After the birth of our second child in early September last year the opportunity arose for me to have a few days in the Central Highlands pursuing my love of fly fishing. Based at the inlaws shack at Miena the opportunities are endless, the hardest decision to make being where to go. I heard the gate was open to the 19 Lagoons area and after doing some weather checks I decided to give Ada lagoon a try.
The upper Mersey starts its flow from Lake Meston and continues down through Lake Youd and Junction Lake. Rainbows were first introduced into these waterways by the one and only airdrop of rainbows into Lake Meston in the 1950s. These lakes and the upper Mersey River, now have a wild population of rainbow trout. The Mersey River continues it's flow out of Junction Lake over a series of plummeting waterfalls that have prevented the migration of brown trout from Lake Rowallan.
The mysterious brook trout (Salvelinus fontinalis) provides extra variety for those Tassie anglers looking for that different experience. I say mysterious because there doesn't seem to be much known about the habits of these fish here in Tasmania. Only that they are challenging and they have the occasional feeding frenzy. This is definitely true but over the 18 years or so that I have been chasing them, I haven't learned a whole lot more.
(Name deleted to protect the guilty.) Had a couple of days camped at Bronte Lagoon. The lagoon is as high as anyone can remember that we have spoken to. On Wednesday night the water was a good metr above our previous campsite water level but with the tailrace into Brady's fully open the water was dropping fast and dropped about 400 mm over two days. This may account for the lack of trout visibly tailing.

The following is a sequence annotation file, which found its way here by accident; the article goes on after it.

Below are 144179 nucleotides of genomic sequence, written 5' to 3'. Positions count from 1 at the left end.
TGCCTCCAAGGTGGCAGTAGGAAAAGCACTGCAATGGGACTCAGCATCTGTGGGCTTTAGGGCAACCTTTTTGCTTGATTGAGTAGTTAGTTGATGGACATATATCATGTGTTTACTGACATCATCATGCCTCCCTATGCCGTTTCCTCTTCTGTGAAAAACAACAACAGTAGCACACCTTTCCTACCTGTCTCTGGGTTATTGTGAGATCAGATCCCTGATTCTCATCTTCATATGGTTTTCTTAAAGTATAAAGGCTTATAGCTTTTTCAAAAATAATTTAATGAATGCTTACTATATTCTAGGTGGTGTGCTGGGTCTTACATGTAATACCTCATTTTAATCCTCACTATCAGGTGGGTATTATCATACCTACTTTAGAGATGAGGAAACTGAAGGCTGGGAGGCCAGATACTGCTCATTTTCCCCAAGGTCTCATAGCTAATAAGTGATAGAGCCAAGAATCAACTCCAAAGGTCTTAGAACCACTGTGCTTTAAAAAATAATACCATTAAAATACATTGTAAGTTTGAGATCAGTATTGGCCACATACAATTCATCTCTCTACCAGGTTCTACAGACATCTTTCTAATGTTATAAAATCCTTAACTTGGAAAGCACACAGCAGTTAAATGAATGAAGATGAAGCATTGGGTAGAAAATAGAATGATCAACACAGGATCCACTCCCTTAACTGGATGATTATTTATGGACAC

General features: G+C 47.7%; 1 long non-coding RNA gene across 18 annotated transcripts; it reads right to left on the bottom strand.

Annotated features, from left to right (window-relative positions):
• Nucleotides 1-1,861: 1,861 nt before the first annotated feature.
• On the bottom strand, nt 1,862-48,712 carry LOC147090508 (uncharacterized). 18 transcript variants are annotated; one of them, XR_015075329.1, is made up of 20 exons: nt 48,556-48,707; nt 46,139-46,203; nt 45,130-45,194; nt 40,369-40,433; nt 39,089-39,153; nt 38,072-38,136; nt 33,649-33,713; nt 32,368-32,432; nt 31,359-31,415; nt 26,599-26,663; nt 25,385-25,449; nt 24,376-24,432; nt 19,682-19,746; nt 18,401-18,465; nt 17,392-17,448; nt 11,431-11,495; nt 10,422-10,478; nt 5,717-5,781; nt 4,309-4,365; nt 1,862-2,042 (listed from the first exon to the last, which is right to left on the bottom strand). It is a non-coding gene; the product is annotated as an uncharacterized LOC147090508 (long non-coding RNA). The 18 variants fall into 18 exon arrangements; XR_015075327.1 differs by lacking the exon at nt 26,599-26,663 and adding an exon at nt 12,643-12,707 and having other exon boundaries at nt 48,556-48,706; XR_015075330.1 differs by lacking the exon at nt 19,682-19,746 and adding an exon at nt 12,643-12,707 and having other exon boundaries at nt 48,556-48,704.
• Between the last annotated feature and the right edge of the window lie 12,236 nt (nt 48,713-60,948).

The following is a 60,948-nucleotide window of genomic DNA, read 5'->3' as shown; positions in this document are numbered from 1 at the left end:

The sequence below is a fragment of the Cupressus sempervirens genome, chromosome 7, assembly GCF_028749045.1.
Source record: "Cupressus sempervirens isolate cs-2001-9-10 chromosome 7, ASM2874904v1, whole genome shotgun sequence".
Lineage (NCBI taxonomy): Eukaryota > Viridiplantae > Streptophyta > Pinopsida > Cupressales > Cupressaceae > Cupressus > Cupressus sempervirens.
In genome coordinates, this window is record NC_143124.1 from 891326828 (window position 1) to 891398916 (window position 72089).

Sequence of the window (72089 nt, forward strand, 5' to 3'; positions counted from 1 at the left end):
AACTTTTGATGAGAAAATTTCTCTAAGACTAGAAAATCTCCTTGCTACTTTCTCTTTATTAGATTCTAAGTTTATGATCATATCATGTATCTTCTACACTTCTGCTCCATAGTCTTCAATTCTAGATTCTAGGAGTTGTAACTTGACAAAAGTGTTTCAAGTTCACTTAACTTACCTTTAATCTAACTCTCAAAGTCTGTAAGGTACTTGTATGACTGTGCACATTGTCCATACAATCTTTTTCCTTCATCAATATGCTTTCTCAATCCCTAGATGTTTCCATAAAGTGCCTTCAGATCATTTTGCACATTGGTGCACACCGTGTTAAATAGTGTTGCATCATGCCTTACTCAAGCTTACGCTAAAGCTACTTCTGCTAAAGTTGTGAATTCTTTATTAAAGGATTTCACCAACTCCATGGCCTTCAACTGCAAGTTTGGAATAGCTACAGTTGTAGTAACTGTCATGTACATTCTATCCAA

From anyone's point of view be it anglers, visitors or local business operators a sure- fire vote winner for a smart politician would be to seal the link road from Great Lake Hotel to Bronte! From a purely selfish point of view a bitumen link would make the delightful Bradys chain of lakes more easily accessible to anglers from the northern regions of Tasmania. Southern based anglers have enjoyed this luxury for many years.
The 24 m high concrete Craigbourne Dam was constructed across the Coal River in 1986 to provide irrigation water for the rural districts of Campania and Richmond. While it cannot compare to the highland lakes, it is located less than 1 hour from Hobart and has become a very popular trout fishing venue.
Popular Lakes and Rivers
In this second instalment of the second eleven, guide and author Neil Grose takes you to some often ignored bays on the most popular of lakes, some rivers hidden underneath the collective nose of Launceston, and a couple of lakes that deserve more patronage than they currently receive.
Lake Naomi is located on Curena Creek and is representative of the myriad of lakes and tarns in Tasmania's Central Plateau Conservation Area (CPCA). It offers the special wilderness fishing experience so unique to this part of the island state.
Bronte Lagoon is the most centrally situated water in Tasmania. It fishes very well throughout the year, but one must vary the techniques used. This profile is by Greg French and Rob Sloane and was first published in their book "Trout Guide", which is still available at book and tackle stores. Thanks also go to Harold Cornelius and Denis Wiss for their help.